Tuesday, October 3, 2017
It's October now, and it's hot enough in Kansas City during the day for shorts but cool enough at night for a sweater. Feels like every time I've been to Los Angeles and left my friend's apartment after dark, although I've never packed a sweater on any trip there and always regret it. I can't drop the image of LA as a desert, even if it technically isn't. Maybe it's the longest beach I've ever seen. Just t-shirt shops and places to eat all the way to Vegas.
Vegas. Fuck. All roads end somewhere tragic. If we thought we'd escaped cultural calamity and lived in an age of small, personal tragedies, we were wrong. Whatever poison the South has sucked on since forever has spread like the hot and angry climate. It's not enough to worry about getting rear-ended in the parking lot. You have to worry about being shot at the concert. Not hunted down for some intimate vendetta. You're not even a character in his story. You could be anyone to a man and his guns. It doesn't matter. The point to him is you're no one. He has no love for the personal. You're a number. You live a life he doesn't fully control until he does. Until he takes it.
Once, my husband and I were walking to the library. A man in a red truck tracked us down the main road there, passing us a few times to yell at us. We met at a long light in a busy area. People were there is what I'm saying. We were witnessed. The man yelled more from his window. He was drunk. I stared at him as he abused us. I won't write what he said. It's too boring, a cartoon of cruelty. If I wrote it, you might think, "People don't really act like that." But they do. I looked at him like he was throwing a tantrum, like he was a baby who could be waited out. Cold, patient. He wound down but never stopped. The light turned and so did he, finally off our path. Some women leaving a store behind us apologized. That they didn't do anything in the moment is something I couldn't forgive then but understand with potency now. We were all waiting, hoping he didn't have a gun. That day, he didn't. Or that day, he wouldn't. I'll never know. You can never know.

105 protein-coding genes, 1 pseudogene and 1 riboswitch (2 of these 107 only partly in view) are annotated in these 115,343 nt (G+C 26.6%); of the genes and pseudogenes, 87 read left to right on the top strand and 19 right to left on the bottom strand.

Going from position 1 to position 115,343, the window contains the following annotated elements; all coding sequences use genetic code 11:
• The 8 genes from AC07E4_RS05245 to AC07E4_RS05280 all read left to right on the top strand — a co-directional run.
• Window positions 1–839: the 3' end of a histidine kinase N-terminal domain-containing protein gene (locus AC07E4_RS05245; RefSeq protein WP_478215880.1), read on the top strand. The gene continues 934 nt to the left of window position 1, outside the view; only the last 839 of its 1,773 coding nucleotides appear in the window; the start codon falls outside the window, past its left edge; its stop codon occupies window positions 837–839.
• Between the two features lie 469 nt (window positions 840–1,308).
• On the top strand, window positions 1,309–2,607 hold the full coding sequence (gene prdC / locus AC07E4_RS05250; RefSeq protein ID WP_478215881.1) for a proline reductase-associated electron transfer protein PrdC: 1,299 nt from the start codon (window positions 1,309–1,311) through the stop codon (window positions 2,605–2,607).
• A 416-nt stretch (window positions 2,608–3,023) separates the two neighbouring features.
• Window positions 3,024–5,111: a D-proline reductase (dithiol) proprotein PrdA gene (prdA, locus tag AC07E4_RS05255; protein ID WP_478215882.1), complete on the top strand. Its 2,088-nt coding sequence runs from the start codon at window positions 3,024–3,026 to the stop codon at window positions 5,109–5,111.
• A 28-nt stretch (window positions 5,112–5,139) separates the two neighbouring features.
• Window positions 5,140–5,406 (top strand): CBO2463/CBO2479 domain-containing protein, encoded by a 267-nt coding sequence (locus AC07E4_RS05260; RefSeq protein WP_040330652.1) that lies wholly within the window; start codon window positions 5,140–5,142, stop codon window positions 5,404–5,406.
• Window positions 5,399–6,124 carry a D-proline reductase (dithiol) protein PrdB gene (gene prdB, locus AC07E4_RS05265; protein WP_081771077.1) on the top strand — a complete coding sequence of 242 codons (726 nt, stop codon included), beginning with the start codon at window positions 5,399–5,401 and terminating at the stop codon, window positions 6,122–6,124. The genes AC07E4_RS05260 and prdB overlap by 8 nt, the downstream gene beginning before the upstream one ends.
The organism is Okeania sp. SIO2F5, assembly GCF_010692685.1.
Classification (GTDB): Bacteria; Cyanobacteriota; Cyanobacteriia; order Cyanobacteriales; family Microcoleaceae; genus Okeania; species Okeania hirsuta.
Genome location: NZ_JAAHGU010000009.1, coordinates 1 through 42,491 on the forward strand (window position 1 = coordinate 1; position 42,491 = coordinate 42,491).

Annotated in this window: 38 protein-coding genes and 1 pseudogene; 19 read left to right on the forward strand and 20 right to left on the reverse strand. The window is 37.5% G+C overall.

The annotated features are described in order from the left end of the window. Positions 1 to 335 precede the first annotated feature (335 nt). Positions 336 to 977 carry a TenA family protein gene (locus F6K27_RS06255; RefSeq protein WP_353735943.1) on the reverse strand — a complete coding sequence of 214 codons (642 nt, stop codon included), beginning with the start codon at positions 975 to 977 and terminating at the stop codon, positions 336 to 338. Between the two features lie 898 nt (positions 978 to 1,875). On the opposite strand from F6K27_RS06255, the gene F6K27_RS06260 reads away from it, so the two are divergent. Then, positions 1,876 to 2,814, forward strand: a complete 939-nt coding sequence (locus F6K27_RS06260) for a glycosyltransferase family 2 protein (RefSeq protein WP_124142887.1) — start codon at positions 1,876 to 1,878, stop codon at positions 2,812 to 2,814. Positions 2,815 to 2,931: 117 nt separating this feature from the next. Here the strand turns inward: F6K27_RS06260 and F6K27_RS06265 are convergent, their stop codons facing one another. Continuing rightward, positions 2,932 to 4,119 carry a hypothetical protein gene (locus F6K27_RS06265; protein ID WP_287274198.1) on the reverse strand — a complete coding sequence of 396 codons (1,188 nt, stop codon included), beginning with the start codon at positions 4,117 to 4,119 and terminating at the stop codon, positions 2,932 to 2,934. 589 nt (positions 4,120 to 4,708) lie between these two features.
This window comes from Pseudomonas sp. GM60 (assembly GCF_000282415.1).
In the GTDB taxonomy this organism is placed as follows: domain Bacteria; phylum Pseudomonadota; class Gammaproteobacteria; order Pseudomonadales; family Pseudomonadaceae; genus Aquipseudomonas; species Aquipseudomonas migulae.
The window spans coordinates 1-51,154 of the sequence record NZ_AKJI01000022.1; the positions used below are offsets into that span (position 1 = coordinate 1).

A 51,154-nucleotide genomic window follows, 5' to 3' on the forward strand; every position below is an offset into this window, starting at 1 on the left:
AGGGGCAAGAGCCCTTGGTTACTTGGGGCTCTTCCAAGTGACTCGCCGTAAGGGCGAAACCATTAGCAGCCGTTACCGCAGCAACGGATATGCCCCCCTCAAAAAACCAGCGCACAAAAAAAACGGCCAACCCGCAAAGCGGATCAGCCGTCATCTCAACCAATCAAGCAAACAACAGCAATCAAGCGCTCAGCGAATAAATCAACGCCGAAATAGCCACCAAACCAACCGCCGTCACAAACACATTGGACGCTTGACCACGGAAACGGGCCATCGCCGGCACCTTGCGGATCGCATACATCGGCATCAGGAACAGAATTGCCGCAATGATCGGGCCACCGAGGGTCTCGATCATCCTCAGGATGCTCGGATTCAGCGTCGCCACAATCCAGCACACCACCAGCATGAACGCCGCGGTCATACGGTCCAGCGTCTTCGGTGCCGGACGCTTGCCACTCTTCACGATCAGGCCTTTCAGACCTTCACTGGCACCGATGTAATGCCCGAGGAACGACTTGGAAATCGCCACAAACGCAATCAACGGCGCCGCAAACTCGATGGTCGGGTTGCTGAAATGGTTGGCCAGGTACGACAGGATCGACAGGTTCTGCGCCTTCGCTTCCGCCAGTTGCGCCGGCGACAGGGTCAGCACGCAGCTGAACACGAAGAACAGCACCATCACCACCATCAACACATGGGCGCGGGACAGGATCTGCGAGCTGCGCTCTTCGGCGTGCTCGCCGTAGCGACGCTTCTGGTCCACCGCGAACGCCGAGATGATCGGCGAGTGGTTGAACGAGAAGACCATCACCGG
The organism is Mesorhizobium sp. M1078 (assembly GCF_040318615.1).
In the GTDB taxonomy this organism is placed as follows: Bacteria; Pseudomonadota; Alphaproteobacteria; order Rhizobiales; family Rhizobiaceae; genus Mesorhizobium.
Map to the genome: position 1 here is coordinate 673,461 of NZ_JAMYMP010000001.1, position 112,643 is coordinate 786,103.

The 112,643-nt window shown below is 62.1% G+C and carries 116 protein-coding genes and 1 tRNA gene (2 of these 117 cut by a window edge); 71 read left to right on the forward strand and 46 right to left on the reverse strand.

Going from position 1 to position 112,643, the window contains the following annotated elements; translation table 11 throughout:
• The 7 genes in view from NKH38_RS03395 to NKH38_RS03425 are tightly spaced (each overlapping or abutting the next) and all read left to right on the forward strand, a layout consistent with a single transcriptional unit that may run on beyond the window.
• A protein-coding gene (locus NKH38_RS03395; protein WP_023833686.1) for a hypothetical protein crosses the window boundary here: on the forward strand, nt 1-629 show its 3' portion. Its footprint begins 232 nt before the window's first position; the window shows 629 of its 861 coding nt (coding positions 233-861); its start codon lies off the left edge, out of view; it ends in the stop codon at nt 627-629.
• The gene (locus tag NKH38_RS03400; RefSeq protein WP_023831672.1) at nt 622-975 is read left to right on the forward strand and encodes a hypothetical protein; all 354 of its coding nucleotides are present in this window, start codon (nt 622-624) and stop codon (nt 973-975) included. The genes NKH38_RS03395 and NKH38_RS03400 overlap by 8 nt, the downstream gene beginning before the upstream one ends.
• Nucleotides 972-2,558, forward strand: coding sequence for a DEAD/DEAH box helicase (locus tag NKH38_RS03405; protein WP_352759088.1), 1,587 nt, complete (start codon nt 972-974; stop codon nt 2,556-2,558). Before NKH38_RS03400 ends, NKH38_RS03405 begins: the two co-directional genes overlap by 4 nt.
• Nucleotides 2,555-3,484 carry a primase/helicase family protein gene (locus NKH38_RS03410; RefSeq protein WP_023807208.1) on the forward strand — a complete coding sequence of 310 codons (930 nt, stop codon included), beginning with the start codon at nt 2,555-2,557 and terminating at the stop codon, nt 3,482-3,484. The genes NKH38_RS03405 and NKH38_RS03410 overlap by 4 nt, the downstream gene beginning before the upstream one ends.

A defensive prayer: Never. No.
And then we continued walking to the library. From the deadly to the mundane. I decided then, as I decide over and over, that I'm going to scrape out whatever's left in the shell. I have love, and I have loved. I live in a house full of books. I have friends to celebrate. I make art that surprises me as I make it. And now, after two years of drawing, I'm not just making art; I'm selling it. Small indulgences find me out. Pleasures from careless childhood. Video games, paying someone else to cut my hair, a desire to wear pretty rings. Last night, a local jewelry maker sent me a message about three new opals they'd cut. Each one striking in its way. I picked the third one. Dark and streaky. Bloody with cracks of fire. I showed Josh and Shawn. They were both born in summer. They would have picked the first opal, the brightest one, the white one with green flashes and delicate veins. You could call it optimistic if you lean that way, if you believe every object in this universe has character, even a stone.
But I picked the opal that reminds me of a curse because I believe in generational strife, a suffering that links our bloody past to our bloody present. A curse that burns, but not a curse that can't be understood. Hot days can end in cool nights. And like a stone set into a ring, I have to believe that one day soon, in the right hands, our curses can be contained.